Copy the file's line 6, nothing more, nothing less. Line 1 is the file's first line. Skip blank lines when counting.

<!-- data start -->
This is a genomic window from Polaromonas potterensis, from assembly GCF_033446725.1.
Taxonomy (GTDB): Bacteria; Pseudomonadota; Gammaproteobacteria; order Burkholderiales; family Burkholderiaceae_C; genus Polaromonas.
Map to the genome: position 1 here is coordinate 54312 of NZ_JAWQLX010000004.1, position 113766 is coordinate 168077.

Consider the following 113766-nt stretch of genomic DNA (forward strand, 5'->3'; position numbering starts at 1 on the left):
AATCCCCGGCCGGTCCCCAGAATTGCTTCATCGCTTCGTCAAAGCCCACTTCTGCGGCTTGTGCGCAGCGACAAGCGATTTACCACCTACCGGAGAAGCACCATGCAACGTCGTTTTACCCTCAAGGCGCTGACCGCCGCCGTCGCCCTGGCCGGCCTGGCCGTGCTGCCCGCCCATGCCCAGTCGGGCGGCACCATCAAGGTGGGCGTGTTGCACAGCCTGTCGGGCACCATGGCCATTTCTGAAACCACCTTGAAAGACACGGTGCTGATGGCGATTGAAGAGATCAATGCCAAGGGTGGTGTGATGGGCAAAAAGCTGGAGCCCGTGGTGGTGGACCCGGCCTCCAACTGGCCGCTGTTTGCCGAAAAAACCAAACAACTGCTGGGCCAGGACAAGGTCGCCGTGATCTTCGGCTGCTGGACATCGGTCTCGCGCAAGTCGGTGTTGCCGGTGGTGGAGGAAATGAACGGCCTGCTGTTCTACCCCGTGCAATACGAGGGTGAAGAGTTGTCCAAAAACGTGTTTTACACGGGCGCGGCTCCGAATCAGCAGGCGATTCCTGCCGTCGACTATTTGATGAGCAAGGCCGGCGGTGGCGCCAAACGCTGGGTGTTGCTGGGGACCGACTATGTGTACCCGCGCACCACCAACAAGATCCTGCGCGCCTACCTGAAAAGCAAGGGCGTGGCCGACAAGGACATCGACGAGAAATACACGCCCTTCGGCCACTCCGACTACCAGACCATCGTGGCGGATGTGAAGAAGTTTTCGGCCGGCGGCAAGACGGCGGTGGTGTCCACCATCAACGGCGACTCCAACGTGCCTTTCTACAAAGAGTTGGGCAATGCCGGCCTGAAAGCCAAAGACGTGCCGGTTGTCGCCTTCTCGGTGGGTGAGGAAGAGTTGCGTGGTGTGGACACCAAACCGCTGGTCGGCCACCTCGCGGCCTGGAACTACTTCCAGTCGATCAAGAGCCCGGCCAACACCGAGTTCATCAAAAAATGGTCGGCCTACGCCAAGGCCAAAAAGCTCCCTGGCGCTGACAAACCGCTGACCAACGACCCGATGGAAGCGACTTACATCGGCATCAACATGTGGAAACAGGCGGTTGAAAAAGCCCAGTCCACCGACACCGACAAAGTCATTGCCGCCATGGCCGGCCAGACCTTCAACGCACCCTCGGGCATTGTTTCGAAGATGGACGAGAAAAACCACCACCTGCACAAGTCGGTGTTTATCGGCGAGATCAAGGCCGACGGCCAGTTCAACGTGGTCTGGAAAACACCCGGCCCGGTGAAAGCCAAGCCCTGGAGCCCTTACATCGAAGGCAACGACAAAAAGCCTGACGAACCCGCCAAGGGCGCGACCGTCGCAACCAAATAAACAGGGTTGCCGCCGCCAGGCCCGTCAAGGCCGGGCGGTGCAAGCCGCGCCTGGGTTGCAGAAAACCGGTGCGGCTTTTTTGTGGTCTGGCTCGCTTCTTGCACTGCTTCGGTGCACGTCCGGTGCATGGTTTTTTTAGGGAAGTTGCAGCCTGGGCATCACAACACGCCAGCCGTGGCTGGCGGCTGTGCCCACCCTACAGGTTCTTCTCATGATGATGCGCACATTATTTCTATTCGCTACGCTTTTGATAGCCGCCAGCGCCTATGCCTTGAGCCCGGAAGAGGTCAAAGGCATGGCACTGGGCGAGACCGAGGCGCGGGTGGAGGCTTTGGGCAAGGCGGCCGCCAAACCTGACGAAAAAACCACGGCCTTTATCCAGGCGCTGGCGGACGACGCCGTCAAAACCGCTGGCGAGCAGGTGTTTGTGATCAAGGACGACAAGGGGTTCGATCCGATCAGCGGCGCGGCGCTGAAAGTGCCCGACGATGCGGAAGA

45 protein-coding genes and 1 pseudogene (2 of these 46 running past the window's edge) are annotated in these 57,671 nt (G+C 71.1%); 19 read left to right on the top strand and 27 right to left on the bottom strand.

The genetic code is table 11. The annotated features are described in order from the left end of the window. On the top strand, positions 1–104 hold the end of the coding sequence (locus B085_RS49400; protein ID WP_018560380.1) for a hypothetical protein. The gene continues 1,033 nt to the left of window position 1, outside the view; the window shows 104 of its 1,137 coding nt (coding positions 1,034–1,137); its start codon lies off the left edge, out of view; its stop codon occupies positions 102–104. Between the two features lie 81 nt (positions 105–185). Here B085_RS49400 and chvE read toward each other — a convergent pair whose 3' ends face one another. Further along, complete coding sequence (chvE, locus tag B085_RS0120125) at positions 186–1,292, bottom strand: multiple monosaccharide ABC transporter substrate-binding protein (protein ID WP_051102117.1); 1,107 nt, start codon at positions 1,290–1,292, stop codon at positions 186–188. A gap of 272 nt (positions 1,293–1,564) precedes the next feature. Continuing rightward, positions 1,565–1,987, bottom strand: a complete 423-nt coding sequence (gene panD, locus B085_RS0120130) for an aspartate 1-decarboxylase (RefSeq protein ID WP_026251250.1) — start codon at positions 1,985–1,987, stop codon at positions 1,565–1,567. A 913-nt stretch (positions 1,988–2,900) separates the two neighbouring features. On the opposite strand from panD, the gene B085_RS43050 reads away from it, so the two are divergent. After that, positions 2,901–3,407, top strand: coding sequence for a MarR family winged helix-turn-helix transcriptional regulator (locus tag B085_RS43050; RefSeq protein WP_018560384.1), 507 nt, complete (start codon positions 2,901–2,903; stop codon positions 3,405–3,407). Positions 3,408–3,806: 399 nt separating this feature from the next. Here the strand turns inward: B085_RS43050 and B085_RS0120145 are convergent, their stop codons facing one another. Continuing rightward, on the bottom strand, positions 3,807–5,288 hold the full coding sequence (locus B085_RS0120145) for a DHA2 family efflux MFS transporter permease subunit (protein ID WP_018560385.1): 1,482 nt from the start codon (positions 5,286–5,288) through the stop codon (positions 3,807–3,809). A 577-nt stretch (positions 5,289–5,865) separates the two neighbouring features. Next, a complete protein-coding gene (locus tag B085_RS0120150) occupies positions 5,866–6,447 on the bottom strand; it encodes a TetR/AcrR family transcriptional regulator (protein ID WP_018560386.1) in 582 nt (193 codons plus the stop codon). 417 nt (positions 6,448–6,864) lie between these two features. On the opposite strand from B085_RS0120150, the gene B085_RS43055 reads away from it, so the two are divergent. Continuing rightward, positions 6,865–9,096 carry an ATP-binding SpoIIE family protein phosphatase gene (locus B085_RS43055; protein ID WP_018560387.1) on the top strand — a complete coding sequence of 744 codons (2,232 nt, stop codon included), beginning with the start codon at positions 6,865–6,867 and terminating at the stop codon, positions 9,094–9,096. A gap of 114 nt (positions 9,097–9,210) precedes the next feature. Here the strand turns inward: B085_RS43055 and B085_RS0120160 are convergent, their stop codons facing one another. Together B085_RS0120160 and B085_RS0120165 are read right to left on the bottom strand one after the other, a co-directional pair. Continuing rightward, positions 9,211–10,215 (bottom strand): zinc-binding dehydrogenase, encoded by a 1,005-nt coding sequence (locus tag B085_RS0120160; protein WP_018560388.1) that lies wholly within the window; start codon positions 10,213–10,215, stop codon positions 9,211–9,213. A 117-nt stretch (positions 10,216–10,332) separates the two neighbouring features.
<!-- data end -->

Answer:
45 protein-coding genes and 1 pseudogene (2 of these 46 running past the window's edge) are annotated in these 57,671 nt (G+C 71.1%); 19 read left to right on the top strand and 27 right to left on the bottom strand.